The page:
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## Three-point estimation is a critical skill you should build right now

#### By Jim Grey (about)

Maybe you’re one of the lucky ones.

Maybe you work in a shop that executes scrum well. Your team keeps the backlog well groomed, understands its velocity, and delivers working software sprint after sprint. Or maybe you work in an open research-and-development shop where the journey is as important as the result, and projects are always open-ended.

If, like me, you have to deliver software on deadline using a less-than-perfectly executed methodology, this post is for you. It’s going to give you a technique for knowing where you stand against your deadlines – a very useful skill that will reduce the chaos you experience and help your boss steer projects more successfully, both of which are good for you.

It is a method for implementing continuous reestimation, which I wrote about in this post. Read it to know why this will make you and your boss more effective.

Teams that have worked for me and have estimated using this technique have seen their projects come in within estimate about 80% of the time. The other 20% of the time, they learned important things about their work that let them estimate more accurately the next time.

Here’s the technique:

1. Break down your work into tasks.
2. Estimate the tasks using a three-point formula.
3. As you work, reestimate every day.
###### Break down your work into tasks

You might resist this step because in your core you know you will miss some tasks. It’s okay. This process honors that you don’t know what you don’t know. Just outline the tasks as best you can.

But think small, because you’ll be more accurate when you estimate more small things than fewer big things. Break things down as small as you reasonably can.

###### Estimate the tasks using a three-point formula

For each task, then, think of the following:

• If everything goes right on that task, how long will it take? This is the best case, B.
• If everything goes wrong on that task, how long will it take? This is the worst case, W.
• If a reasonable amount of things go wrong on that task, how long will it take? This is the likely case, L.

Think for a minute or two about each task, but any more than that is probably overthinking it.

Important: Calculate your estimates in hours. Not days, not weeks, hours. There’s too much slush in days and weeks. Besides, in an 8-hour day you probably work just 6 hours on project tasks. You spend the other two hours in meetings, having hallway conversations, using the restroom, and being interrupted.

Here is where some magic comes in. Just go with me on this. For each task, drop B, W, and L into this formula and calculate the answer.

$\displaystyle Estimate=\frac{B+4L+W}{6}$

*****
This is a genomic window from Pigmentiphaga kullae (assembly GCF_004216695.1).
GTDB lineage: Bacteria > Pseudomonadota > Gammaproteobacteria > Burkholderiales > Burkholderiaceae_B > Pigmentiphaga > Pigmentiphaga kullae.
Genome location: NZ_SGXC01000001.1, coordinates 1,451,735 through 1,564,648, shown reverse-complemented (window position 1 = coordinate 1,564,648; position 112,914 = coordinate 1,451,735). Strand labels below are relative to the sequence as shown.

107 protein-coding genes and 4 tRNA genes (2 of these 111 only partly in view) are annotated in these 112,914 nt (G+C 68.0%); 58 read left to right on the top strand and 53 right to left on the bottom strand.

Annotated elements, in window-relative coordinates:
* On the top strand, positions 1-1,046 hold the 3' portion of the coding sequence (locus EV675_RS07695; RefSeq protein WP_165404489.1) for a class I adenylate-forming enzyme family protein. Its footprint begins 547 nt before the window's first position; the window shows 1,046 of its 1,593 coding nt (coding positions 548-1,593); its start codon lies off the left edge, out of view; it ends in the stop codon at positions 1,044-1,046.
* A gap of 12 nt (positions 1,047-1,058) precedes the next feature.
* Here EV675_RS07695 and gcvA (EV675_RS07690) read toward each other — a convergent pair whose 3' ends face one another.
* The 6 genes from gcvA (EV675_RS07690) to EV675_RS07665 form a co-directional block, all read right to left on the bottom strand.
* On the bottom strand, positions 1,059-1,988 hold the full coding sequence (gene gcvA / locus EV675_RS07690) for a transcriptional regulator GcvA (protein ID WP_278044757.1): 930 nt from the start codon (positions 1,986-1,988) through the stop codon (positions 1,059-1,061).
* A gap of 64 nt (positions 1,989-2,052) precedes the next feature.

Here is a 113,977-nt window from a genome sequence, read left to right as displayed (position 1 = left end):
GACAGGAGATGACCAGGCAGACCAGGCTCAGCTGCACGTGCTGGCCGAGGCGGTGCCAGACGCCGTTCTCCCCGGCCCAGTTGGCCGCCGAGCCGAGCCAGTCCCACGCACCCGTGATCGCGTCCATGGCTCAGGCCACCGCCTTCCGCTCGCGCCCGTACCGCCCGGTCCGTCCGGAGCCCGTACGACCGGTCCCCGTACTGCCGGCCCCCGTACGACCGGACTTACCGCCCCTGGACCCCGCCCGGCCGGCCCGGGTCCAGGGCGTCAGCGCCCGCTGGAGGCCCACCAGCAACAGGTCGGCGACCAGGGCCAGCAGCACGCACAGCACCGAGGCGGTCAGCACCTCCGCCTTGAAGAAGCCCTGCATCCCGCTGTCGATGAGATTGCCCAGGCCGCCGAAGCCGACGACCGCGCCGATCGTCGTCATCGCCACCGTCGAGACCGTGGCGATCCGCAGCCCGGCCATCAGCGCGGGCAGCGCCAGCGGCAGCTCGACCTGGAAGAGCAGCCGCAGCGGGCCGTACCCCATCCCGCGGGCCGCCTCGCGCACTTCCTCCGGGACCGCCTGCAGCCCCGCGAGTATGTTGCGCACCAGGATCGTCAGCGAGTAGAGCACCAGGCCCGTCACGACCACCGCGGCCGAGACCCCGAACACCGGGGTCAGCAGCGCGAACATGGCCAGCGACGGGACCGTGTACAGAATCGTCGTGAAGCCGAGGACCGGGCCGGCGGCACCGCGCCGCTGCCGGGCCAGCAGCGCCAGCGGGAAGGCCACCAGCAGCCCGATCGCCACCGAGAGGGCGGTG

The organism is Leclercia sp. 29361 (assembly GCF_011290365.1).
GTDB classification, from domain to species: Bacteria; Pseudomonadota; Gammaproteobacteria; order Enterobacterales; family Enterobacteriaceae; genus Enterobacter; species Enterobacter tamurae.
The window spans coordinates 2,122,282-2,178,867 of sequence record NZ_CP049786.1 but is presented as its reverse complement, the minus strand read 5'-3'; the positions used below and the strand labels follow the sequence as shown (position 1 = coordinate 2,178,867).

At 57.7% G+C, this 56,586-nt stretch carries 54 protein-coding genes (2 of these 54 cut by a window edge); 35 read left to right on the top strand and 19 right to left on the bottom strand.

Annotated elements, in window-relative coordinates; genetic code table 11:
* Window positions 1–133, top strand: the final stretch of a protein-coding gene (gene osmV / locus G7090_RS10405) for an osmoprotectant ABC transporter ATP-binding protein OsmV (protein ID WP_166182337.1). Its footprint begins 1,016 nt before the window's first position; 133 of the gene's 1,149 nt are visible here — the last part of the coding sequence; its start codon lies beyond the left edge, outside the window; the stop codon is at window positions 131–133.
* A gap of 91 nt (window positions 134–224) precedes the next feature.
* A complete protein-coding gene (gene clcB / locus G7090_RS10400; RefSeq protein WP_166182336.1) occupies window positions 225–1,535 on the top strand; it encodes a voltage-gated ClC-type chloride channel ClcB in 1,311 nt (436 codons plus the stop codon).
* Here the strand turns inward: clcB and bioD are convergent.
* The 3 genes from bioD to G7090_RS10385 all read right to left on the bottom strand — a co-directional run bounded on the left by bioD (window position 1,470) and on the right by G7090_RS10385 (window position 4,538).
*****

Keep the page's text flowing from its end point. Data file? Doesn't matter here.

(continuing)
You’re weighting the likely case, but honoring the best and worst cases – and in one deft motion you take fear out of your estimates. What makes estimates bad is either unexpected things happening or overpadding for unexpected things happening. Thinking best/likely/worst helps you be more objective. And when you add up these three-point estimates for all your tasks, you get a reasonable cushion for the things that could go wrong.

Divide the number of hours by the number of hours per day or week you will work on the project. Lay that number of days out on a calendar; tell your boss that’s when you’ll be done.

###### As you work, reestimate every day

You are going to discover tasks you didn’t think of at first. And some tasks are going to take longer than you originally thought. When this happens, estimate the new tasks and/or reestimate the task that’s taking longer. Recalculate your end date and break the news to your boss.

Your boss ought to kiss you right then and there, by the way, because you gave him or her information early enough to do something about it – adjust scope, add resources, move the date, or tell you that unfortunately you are looking at some late nights. Hopefully the answer will be a, b, or c more often than d.

And every time you have to reestimate, you’ve learned something about your work that helps you estimate more accurately in the future.

Categories

## The power of continuous reestimation

#### By Jim Grey (about)

Not long ago a software developer I work with suggested that building software could not, and so should not, be managed to a delivery date. “You can’t know everything you’re going to encounter while you build it,” he said, “and so it just takes the time it takes to get it done.”

I said that I agreed: you don’t know what you don’t know, and the work takes the time it takes. But I couldn’t agree that projects should be open-ended, finishing when they finish.

Capitalism interferes. Pesky, pesky capitalism.

Most of us make software that achieves some corporate goal about making piles of money. Because the company has plans for that money, it needs to know when it will start rolling in. The money can’t start rolling in until you ship.

Or maybe you’re making a prototype that will be demoed at a trade show in hopes of attracting investors, or you’re fixing a batch of bugs that have angered a key customer who is threatening to walk, or you have to deliver some fixes to comply with some new regulation that’s about to go into effect. Point is, your company has good reasons to ask when you’ll ship.

So you need to set expectations about the size and duration of your work. But fortunately, these guesses don’t have to lock you in and enslave you to your keyboard. That’s because every day you can check your progress, adjust for the things you’ve learned, and see if you need to set new expectations.

#### You’re driving to a destination